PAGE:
The weather conditions on the Skinakas peak are very favorable for astronomical observations. This is due to the fact that its altitude is fairly high (1750m) and that it is located on the north side of the island of Crete, just 22km from the coast. As it can be seen in the satellite photo to the right, showing the island of Crete and Africa in yellow at the top of the photo, since the winds are typically from the north and the closest land mass to the north is the island of Santorini, some 140km away, the flow of air reaching the Skinakas peak is laminar. Only when there are strong winds from the south (top of the photo to the right), sometimes including dust from the Sahara desert, there is turbulence.
More specifically, using a two-aperture Differential Image Motion Monitor (DIMM), which is a device measuring the astronomical seeing, it was shown that the Skinakas Summit is indeed an excellent site, probably among the best in Europe. The observations took place over 43 consecutive nights during the months of May and June and reveal a median astronomical seeing of 0.7 arcsec.
The night sky BVR brightness at Skinakas (based on observations obtained during 16 nights between June and October 2016) and revealed that Skinakas Observatory is a overall dark site, with the exception of the direction towards the city of Heraklion (North East). The night sky surface brightness towards zenith was found to be Bz = 22.80 ± 0.10, Vz = 21.92 ± 0.09, Rz = 21.39 ± 0.07 mag/arcsec2. When a zenith correction was applied to the sky magnitudes, the mean values of the night sky surface brightness (over all sky pointings used) were <B>=22.35 ± 0.03, <V> =21.50 ± 0.02, <R>=20.98 ± 0.04 mag/arcsec2. A comparison with a similar analysis which was performed on observations taken in 2008 showed no statistically significant difference. For further details on the topic, see here. The night sky spectrum at Skinakas, along with an estimate of the contribution of the light pollution lines to the sky brightness can be found here.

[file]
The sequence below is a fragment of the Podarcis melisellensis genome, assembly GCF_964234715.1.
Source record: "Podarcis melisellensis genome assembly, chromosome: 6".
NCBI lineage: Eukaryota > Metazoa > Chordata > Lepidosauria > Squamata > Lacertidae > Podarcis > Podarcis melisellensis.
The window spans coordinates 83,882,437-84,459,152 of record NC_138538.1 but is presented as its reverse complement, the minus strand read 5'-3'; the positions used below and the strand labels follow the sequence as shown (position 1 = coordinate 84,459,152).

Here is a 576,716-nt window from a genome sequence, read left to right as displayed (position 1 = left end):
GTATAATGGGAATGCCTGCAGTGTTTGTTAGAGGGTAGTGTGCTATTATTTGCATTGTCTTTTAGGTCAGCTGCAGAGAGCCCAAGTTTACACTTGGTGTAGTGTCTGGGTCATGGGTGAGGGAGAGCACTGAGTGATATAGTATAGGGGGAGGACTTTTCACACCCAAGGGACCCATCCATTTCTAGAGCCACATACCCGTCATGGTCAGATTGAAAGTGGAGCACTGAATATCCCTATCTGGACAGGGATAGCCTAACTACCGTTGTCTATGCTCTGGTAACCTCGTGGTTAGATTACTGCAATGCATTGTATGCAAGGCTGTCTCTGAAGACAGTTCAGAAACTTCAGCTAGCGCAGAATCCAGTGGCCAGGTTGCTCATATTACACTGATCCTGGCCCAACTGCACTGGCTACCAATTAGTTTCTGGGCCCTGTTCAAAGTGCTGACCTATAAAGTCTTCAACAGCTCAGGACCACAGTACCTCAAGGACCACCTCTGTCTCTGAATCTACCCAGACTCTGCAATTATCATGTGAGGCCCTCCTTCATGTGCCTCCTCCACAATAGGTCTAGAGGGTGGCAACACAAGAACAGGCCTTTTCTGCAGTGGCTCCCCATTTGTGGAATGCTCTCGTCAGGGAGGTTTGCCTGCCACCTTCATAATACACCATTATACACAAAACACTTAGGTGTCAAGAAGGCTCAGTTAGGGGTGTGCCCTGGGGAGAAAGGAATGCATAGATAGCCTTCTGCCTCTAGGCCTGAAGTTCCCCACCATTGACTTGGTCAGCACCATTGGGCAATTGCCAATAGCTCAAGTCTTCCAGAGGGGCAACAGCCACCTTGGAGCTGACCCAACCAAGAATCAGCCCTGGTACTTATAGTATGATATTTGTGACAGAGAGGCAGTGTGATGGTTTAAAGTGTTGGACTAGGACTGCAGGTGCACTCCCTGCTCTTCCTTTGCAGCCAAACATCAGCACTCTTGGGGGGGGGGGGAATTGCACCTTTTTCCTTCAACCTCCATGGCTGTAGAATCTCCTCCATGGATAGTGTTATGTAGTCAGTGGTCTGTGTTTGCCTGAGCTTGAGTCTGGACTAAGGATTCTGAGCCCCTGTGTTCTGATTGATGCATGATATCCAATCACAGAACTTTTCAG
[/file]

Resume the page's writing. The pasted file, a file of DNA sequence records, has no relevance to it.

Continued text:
The observatory is open 6 to 7 months each year, between May and November. Based on the analysis of weather data of the 1.3m telescope and the logs of the observers for a period 9 years (2014 to 2022), the observatory operated for 1576 nights, with 688 nights lost due to bad weather. A few histograms are presented below:
A more detailed report, prepared by Dr. Pablo Reig and Dr. Makis Palaiologou in 2020, is available here.
More information on the current weather conditions at Skinakas provided by MeteoBlue are shown below.